South Florida talent overhyped?

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I’ve discovered the secret to South Florida’s talent.

It’s not in the water. It’s not in the food. It’s not those cute, little bunnies those kids chase down in sugar cane fields.

It’s spring football.

I know. It sounds strange, but it makes perfect since.

While those kids up north are too busy
shoveling snow and taking plows to school just before spring starts,
guys from Pahokee and St. Thomas Aquinas are running 40s and throwing
fade routes. That’s why everyone wants a shot at grabbing whomever they
can get from arguably the most talent-rich area in the country.

The speed, the athleticism and the upside
are so attractive to these college coaches, and these guys come by the
truckloads to get a glimpse of the next Willis McGahee or Devin Hester.
And with the year-round training, you are more likely to find guys that
resemble them in high school.

“I think spring football’s a great
advantage for us,” St. Thomas Aquinas coach George Smith said. “I
really do because coaches come down and watch guys run around. You go
to other states, and they might not have that. I think it’s very
important that we have spring football.”

Smith coaches the No. 1 prep team in the
country, according to multiple media outlets. Not only does he coach
this kind of talent, but he has to face it each week. No wonder he has
the best team in the land. His team might even have a case for the BCS
Championship game based on strength of schedule alone.

While he acknowledges the talent he sees around him, he’s not ready to deem South Florida as the recruiting Mecca just yet.

“There’s talent all over the nation,” Smith
said. “I think in South Florida we have a lot of good guys and a lot of
good teams down here.

“There are other good teams (around the
country). You go to Alabama and you look at Cincinnati, and those guys
are tough as hell. They might not have a lot of speed, but they can
play.”

Makes sense. Everyone might be clamoring to
get these guys, but if you look at the numbers, South Florida prospects
aren’t exactly lighting up the statistics category in college.

Since 2002, only one player originally from
South Florida has ranked No. 1 in any offensive category. That player
was Kevin Smith, of Miami, Southridge, who led the country in rushing
yards when he compiled 2,567 yards on the ground for the Central
Florida Golden Knights. Then you have McGahee, who was fifth in the
nation with 1,753 rushing yards for the Hurricanes in 2002.

Only one quarterback from South Florida,
Omar Jacobs of Delray Beach, ranks in the top five of any passing
statistics. The Bowling Green signal-caller was fourth in the country
with a passer rating of 167.20.

You can’t even find any receivers anywhere when it comes to receptions or receiving yards.

Defensively, a few more names pop up, but as far as offensive stats go, South Florida players are hard to find.

One example that I like to point to is the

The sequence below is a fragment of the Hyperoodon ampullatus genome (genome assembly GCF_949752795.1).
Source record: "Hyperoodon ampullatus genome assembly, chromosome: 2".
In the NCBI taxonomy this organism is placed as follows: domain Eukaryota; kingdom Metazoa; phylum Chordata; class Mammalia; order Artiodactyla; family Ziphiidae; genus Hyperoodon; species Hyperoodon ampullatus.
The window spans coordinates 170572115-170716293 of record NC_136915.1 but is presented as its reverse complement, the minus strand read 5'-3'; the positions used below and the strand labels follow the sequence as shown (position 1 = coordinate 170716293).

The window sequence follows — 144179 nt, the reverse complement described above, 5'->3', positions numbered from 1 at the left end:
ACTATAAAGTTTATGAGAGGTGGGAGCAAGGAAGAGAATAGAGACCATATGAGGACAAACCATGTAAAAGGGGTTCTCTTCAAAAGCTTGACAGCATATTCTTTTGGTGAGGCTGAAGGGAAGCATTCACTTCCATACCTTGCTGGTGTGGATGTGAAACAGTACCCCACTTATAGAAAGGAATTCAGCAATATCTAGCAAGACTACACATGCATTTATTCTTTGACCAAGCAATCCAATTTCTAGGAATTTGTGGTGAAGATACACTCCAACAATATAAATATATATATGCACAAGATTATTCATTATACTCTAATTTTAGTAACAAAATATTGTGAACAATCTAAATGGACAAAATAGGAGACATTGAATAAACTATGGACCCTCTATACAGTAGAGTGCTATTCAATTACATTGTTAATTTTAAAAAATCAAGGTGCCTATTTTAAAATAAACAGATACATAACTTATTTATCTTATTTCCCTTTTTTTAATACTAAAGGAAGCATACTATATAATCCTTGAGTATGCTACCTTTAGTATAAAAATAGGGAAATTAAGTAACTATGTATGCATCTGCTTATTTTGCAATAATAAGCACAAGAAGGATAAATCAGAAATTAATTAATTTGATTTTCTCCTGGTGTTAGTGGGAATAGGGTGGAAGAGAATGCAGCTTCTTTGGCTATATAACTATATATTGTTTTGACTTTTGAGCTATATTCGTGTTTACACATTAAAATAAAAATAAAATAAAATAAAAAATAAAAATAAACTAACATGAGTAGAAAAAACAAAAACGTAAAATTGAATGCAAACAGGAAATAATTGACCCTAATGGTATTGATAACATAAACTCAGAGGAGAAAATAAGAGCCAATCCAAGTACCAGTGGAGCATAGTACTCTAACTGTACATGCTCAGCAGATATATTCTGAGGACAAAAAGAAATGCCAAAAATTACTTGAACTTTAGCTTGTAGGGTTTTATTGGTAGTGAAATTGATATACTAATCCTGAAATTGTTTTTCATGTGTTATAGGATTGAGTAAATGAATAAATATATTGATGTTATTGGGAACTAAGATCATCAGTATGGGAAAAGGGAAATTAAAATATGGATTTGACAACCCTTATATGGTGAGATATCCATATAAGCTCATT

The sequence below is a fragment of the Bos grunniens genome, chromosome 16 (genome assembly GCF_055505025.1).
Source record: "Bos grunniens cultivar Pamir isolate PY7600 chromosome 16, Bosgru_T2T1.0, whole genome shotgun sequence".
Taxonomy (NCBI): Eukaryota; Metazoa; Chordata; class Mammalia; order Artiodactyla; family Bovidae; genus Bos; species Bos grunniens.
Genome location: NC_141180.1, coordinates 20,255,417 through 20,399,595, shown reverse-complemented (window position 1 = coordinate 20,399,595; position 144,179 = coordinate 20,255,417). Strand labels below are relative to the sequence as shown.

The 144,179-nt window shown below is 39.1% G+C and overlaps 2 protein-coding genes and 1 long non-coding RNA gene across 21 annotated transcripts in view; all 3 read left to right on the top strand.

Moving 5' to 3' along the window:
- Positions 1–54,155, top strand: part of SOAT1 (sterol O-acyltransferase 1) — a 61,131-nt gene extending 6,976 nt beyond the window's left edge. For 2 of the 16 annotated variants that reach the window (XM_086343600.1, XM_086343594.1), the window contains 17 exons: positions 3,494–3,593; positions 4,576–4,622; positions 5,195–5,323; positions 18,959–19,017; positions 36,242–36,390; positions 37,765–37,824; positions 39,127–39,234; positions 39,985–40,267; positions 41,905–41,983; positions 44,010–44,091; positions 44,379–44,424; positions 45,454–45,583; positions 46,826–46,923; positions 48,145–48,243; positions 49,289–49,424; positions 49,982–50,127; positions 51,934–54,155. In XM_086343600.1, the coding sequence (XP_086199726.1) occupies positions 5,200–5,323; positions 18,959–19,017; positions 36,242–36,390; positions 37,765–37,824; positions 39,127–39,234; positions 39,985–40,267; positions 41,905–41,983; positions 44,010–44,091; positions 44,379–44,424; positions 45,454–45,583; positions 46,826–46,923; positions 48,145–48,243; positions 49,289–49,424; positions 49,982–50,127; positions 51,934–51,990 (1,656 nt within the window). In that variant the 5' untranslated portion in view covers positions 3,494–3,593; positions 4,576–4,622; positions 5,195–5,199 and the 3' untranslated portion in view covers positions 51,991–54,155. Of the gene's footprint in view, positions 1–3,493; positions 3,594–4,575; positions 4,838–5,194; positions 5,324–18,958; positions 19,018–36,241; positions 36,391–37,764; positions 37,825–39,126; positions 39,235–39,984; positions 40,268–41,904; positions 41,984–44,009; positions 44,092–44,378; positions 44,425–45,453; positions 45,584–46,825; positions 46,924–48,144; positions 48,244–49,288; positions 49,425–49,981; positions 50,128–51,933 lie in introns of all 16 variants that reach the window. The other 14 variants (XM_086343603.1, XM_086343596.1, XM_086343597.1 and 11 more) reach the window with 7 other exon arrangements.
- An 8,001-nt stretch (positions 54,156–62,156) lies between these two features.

success of Florida since Urban Meyer arrived in 2005. The day he
stepped into Gainesville, he made it his goal to recruit South Florida
with ferocity. But where are all these southern studs?

I’m not saying Florida hasn’t tried. It has
gone after guys like Demetrice Morley (Killian), Antone Smith
(Pahokee), Sam Young (St. Thomas Aquinas), Armando Allen (Miami Lakes),
and of course, Patrick (Johnson) Peterson (Ely). But the Gators have
come up lame with all of them.

But
with those misses, the Gators have snagged the likes of Deonte Thompson
(Glades Central), Janoris Jenkins (Pahokee) and Major Wright. The
Gators currently have one commitment – Nu’Keese Richardson (Pahokee) –
on board for the 2009 class and have two in Matt Elam (Dwyer) and Demar
Dorsey (Boyd Anderson) for next year’s class.

Meyer talks about wanting to be the
fastest team in the country year in and year out, but if so, why hasn’t
he bum-rushed the area? How come he can’t lure talent away from the
University of Miami? And how in the world does Ohio State go all the
way down to Miami to grab a commitment from one of the top running back
prospects in the entire country in Jamaal Berry?

“Kids are going to stay and they’re going
to go where they want to go,” Smith said. “In the age of the Internet,
it makes it so much more open for guys to look everywhere and see
what’s going on. All these (out-of-state) schools recruit down here.
They take a shot and if works it does, if it doesn’t, it doesn’t.”

Maybe Meyer isn’t as sold on what he sees
out of South Florida or maybe South Florida isn’t sold on what it sees
out of Meyer. Regardless, Meyer has done so much with so little from
South Florida.

Meyer’s
2006 national championship team only had four players – Ray McDonald,
Dorian Monroe, Steven Harris and Javier Estopinan – from South Florida
that really made any significant contributions to the team.

His team this year could get Meyer to his second title game in three years and it’ll do so without much help from South Florida.

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